logical and scientific challenges. The experience with recording large earthquakes is still fairly thin; with rare exceptions, areas of more moderate risk are currently serviced only by sparse seismographic networks with antiquated instrumentation and uneven capabilities for digital recording and processing. To remedy some of the deficiencies, the U.S. Geological Survey has begun to deploy the Advanced National Seismic System, which will improve regional networks, expand the distribution of strong-motion and building response sensors in the high-risk urban areas, and package and deliver earthquake information automatically (see Chapter 4). Research is needed in many aspects of post-event analysis, for example, assimilating data into strong-motion predictions, increasing the reliability of aftershock predictions, and identifying areas of enhanced short-term risk through the development of models of how earthquakes transfer stresses from one fault to another.
With appropriate technology, seismic information systems can be used as earthquake warning systems. Because electronic signals travel much faster than seismic disturbances, it is possible to notify regions away from the epicenter that an earthquake is in progress before any damaging waves arrive. Suboceanic earthquakes sometimes generate tsunamis (sea waves) that can inundate shorelines thousands of kilometers from the source. For example, the great 1964 Alaska earthquake generated tsunamis that killed 17 people along the Oregon-California coast, and tsunamis generated by the 1960 Chile earthquake killed 61 people in Hawaii and 122 people in Japan. These waves travel relatively slowly (500 to 700 kilometers per hour), so post-event predictions of tsunami arrival times and amplitudes can be used to warn coastal communities soon enough to allow for preparation and evacuation. Agencies such as the National Oceanic and Atmospheric Administration operate tsunami-warning networks that depend on precise seismic information to function properly (13). However, how tsunamis are generated by suboceanic earthquakes and how they run up along coastlines are still poorly understood.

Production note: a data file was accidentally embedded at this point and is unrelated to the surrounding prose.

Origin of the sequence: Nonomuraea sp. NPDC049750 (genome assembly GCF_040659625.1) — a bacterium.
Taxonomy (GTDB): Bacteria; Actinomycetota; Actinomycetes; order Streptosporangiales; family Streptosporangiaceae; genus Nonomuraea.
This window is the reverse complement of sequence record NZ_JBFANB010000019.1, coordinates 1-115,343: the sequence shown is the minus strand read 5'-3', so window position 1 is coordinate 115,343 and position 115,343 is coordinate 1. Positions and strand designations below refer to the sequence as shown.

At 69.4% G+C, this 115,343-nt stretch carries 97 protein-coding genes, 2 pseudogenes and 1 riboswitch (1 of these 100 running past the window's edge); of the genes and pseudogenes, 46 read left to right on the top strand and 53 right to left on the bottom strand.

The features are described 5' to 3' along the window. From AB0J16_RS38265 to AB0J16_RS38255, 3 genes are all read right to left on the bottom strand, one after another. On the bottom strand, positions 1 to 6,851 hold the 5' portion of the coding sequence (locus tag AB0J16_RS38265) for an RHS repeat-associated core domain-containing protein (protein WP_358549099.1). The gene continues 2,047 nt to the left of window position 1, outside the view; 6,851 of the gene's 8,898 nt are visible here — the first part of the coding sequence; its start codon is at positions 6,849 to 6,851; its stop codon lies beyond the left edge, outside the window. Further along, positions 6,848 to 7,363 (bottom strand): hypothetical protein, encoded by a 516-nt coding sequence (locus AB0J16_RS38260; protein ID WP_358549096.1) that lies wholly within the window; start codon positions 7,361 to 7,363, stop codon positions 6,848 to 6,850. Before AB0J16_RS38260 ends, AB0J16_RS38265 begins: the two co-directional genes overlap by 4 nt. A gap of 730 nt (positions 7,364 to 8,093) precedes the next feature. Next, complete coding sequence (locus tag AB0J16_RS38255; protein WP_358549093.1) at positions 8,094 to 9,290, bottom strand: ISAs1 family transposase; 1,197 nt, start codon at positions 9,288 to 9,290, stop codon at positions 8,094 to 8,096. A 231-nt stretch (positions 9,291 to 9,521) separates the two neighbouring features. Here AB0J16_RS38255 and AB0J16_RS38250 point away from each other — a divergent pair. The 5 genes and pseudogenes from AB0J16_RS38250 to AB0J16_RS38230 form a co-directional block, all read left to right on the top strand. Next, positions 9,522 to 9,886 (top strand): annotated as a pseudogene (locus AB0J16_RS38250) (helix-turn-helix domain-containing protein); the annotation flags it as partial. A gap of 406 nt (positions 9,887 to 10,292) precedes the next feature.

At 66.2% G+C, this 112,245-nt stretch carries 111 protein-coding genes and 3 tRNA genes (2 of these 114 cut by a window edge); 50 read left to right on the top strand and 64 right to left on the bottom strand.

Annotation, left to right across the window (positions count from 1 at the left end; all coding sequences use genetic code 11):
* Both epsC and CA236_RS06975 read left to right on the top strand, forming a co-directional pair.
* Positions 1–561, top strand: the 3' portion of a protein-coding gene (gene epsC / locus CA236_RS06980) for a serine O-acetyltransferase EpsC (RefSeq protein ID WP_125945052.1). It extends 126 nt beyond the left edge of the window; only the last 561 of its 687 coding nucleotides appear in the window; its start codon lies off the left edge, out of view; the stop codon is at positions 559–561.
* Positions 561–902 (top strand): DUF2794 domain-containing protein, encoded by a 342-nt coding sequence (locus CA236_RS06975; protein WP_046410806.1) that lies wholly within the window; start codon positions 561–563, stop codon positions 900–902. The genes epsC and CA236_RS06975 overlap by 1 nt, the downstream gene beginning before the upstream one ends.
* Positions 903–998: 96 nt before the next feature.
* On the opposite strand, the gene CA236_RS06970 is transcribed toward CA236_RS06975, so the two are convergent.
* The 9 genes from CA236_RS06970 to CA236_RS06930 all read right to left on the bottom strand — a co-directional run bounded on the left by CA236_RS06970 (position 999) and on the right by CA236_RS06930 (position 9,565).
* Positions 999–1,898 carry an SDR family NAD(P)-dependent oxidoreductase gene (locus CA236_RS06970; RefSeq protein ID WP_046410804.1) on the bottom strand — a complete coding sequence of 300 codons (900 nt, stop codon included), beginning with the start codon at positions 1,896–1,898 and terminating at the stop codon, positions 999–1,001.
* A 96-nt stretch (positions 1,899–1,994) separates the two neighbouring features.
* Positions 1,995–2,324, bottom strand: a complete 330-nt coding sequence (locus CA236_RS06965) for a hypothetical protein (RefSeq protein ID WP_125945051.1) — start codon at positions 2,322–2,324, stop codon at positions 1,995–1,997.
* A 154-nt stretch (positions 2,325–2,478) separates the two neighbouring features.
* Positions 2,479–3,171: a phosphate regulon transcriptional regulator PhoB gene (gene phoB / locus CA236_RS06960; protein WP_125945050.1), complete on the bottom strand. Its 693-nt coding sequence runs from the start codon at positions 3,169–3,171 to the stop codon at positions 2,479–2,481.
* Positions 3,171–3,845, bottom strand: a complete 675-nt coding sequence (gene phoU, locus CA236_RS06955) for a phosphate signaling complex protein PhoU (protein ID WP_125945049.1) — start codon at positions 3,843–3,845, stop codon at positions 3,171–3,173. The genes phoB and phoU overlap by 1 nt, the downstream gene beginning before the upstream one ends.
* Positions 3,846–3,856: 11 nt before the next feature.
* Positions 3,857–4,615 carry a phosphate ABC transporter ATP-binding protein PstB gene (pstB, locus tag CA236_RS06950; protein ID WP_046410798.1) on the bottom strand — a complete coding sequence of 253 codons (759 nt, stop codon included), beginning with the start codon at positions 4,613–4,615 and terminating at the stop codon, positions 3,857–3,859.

Advance warnings of strong motions caused by the fast-moving (2 to 8 kilometers per second) ground waves are more problematic than for tsunamis, because there is so little time for an event to be evaluated and an advisory broadcast through civil defense or other warning systems. The damage zones of large earthquakes usually have radii of 200 kilometers or less, and it takes only 60 to 100 seconds for the most damaging waves (shear and surface waves) to propagate to this distance. Nevertheless, the time is adequate to issue electronic warnings that can initiate emergency shutdowns and other protective actions within power generation, transportation, and computer systems, provided that decisions can be automated reliably (see Chapter 3). The implementation of this capability will require seismic information systems that are robust with respect